Christina Pumariega in Becoming Cuba
Becoming Cuba explores the history of Cuba onstage. But we've also got a talented lineup of actors and designers behind the production that digs deep into the history of the Huntington itself.
As most of you already know, that the play was written by Melinda Lopez, our Playwright-in-Residence, whose play Sonia Flew was the inaugural production at the Calderwood Pavilion. Then there's director M. Bevin O'Gara, who is also our Associate Producer. Bevin began her career here over a decade ago as a student at Boston University. In that time, she's worked dilligently to establish a reputation for herself as a director, and although she has directed several staged readings for us in the past, this marks her first full production at the Huntington. And it is certainly well-earned!
Bevin and Melinda also worked together on a play called Gary at Boston Playwrights Theatre in 2008, and of course, I was able to find this gem on YouTube:
Juan Javier Cardenas (R) with Monica Raymund in Boleros for the Disenchanted (2008). Photo: T. Charles Erickson
With a few exceptions, almost the entire cast of Becoming Cuba are Huntington veterans. Adela, the pharmacist at the center of the play, is played by Christina Pumariega, who previously appeared as Fluminia in The Miracle at Naples in 2009. Juan Javier Cardenas plays her half-brother Manny, a Cuban rebel, and also appeared in Boleros for the Disenchanted in 2008. This family core is rounded out by Rebecca Soler playing Martina. Although Rebecca is a newcomer to to the Huntington, she did grow up in Jamaica Plain and West Roxbury, and her homecoming is enough an occasion that it basically still counts.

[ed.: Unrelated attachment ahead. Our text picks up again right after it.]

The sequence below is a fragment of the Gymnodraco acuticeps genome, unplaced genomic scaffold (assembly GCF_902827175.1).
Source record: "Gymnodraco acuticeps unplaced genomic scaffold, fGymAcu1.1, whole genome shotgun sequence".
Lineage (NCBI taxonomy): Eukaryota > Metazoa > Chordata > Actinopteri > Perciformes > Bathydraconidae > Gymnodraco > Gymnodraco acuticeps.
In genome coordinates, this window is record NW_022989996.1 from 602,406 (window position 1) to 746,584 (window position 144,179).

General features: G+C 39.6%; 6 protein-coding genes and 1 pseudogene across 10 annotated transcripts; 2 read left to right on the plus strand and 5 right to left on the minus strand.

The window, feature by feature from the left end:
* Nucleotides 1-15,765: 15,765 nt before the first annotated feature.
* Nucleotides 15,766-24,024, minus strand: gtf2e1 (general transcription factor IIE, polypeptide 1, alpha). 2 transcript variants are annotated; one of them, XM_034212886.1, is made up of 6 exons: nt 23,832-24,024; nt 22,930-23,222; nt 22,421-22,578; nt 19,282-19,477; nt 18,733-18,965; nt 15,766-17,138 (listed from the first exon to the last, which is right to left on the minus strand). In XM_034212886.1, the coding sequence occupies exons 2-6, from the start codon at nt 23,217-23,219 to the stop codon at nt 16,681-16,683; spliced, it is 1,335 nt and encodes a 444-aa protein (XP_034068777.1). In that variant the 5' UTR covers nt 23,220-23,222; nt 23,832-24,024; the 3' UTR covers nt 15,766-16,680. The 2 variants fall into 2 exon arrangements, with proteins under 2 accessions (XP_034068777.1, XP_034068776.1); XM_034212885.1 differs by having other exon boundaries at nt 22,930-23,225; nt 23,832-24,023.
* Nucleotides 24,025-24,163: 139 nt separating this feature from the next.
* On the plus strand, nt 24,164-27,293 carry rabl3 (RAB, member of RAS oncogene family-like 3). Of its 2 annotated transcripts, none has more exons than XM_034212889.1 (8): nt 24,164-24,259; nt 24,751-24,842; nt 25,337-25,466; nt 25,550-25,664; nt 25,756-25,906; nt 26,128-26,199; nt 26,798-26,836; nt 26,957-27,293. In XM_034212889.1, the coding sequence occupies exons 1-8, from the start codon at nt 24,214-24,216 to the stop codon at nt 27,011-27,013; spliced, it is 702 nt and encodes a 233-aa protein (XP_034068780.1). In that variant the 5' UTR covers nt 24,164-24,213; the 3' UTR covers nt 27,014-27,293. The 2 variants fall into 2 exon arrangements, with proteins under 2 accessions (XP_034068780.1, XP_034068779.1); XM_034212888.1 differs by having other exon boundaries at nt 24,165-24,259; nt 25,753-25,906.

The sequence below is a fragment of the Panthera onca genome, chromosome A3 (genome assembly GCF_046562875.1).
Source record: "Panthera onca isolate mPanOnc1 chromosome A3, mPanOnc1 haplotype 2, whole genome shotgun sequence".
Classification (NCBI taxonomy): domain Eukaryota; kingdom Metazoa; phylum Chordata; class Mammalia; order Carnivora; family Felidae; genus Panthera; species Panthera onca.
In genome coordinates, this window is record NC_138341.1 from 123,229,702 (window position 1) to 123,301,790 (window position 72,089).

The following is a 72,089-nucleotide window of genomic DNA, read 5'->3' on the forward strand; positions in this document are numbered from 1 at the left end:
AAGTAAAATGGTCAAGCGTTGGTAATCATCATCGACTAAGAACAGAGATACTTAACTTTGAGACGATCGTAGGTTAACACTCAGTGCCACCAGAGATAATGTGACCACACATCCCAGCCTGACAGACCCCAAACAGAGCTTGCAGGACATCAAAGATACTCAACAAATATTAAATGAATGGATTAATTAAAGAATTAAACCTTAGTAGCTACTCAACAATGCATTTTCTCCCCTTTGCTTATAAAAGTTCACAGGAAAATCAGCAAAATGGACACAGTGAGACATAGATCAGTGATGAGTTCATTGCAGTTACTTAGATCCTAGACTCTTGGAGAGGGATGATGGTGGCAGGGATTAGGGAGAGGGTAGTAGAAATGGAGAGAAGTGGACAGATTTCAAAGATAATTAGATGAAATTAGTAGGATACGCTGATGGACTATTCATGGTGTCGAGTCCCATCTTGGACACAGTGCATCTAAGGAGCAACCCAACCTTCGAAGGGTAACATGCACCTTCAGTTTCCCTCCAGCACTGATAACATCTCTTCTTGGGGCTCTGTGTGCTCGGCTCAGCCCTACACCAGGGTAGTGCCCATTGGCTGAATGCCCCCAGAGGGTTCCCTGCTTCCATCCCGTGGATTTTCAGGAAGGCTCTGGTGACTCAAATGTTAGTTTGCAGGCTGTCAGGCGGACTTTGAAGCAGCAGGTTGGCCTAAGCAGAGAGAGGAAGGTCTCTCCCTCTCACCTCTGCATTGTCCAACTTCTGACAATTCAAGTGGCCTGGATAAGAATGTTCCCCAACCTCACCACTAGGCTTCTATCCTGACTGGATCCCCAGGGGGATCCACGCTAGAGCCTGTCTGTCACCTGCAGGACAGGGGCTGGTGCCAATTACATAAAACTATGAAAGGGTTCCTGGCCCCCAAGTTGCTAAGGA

To top if off, not only do these three play siblings onstage, but all three of them are actually of Cuban descent as well (there are even several pharmacists in Christina's family history)!
Also returning are Christopher Tarjan (Davis, an embedded American journalist) and Marianna Bassham (Fancy, the wife of a Spanish general / Hautey's Wife), both of whom appeared in Our Town along with playwright Melinda Lopez. Christopher Burns, who played Hans in Captors, returns to play Isidore, another intimidating military figure (only Spanish this time and not Israeli). And last but not least, there are our young Chuchos and Mambis, played by Brandon Barbosa.
We're also excited to welcome our fresh but undeniably talented design team. Scenic Designer Cameron Anderson, Lighting Designer Yi Zhou, Costume Designer Andrea Hood, and Sound Designer / Composer Arshan Gailus are all Huntington first-timers, but we couldn't be happier to add them to our all-star roster.
Here are Artistic Director Peter DuBois, playwright Melinda Lopez, and director M. Bevin O'Gara speaking at the first rehearsal: